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Freshman determination commendable, but point is lost

Observer Viewpoint | Thursday, February 26, 2004

According to Chris Vierig’s letter in yesterday’s Viewpoint, “the Notre Dame administration has crossed the line into fascism by forcing their views upon us.” You’re kidding? It took you a semester and a half of college to figure that out? I definitely applaud your freshman-like determination to speak out and express your differing opinions, but you are just wasting your time – I realize the irony in saying that you are “wasting your time” when, in fact, I am also wasting my time by responding to your letter. However, you probably should take some time and talk to an upperclassman and discover that the University has not just recently “been going down a slippery slope by forcefully exercising its iron fist more and more.”

During my freshman year, five years ago, hundreds of dorm parties used to radiate through campus every weekend. Dorms thumped with bass as strobe lights from cleared-out rooms flashed into the quads. If you even talk to someone that went here 15 years ago, he or she will tell you crazy keg-tossing stories on North Quad during AnTostal. Granted, the annihilation of the O’Neill Mardi Gras is unfortunate, but it was only a tiny obstacle in the way of the administration, as are you and I.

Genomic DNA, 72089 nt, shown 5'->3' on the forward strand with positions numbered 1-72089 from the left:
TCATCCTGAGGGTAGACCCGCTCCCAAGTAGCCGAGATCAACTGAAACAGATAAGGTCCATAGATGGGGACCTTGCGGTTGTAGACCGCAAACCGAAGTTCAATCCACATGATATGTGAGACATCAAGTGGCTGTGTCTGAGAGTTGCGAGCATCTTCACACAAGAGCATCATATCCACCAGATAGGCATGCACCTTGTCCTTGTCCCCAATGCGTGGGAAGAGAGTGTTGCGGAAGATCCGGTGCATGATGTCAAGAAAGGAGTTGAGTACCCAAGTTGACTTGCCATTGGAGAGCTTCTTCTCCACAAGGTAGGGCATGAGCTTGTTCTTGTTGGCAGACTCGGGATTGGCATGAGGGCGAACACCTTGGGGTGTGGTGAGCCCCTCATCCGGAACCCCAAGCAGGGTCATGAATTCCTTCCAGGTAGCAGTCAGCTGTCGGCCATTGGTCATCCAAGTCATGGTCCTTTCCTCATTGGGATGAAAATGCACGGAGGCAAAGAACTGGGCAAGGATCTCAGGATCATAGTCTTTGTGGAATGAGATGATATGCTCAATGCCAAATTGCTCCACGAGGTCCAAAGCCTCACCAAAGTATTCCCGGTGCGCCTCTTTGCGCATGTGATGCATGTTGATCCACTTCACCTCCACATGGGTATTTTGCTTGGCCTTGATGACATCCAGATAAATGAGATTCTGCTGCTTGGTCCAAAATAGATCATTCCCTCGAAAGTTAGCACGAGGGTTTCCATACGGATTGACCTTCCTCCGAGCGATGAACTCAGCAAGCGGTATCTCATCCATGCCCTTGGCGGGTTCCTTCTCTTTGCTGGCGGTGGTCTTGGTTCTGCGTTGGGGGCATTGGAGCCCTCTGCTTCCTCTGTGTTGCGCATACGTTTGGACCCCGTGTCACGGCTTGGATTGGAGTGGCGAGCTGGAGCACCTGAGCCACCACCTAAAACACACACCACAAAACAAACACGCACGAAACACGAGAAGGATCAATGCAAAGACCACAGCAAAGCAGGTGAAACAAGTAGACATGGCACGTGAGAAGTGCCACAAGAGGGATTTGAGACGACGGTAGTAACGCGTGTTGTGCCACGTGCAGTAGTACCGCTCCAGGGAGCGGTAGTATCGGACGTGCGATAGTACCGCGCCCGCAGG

You expressed your “right to choose” in your article as well, but you chose to come to Notre Dame, and consequently relinquished said rights. However, I will give you some real choices. If you want to eat meat on Fridays, walk to McDonalds. If you want to get away from the administration’s “iron fist,” move off campus. If you want hard liquor and excitement in South Bend, go to Boat Club. While the administration holds all the cards at Notre Dame, you still do have choices. Before you can be happy here, you have to understand that and respect it.

My suggestion to you, Mr. Vierig, is to try and understand that some things at Notre Dame are always changing while others never will, but either way there isn’t a thing you can do about it – unless you have a lot of money.

Michael Kindersenioroff-campusFeb. 26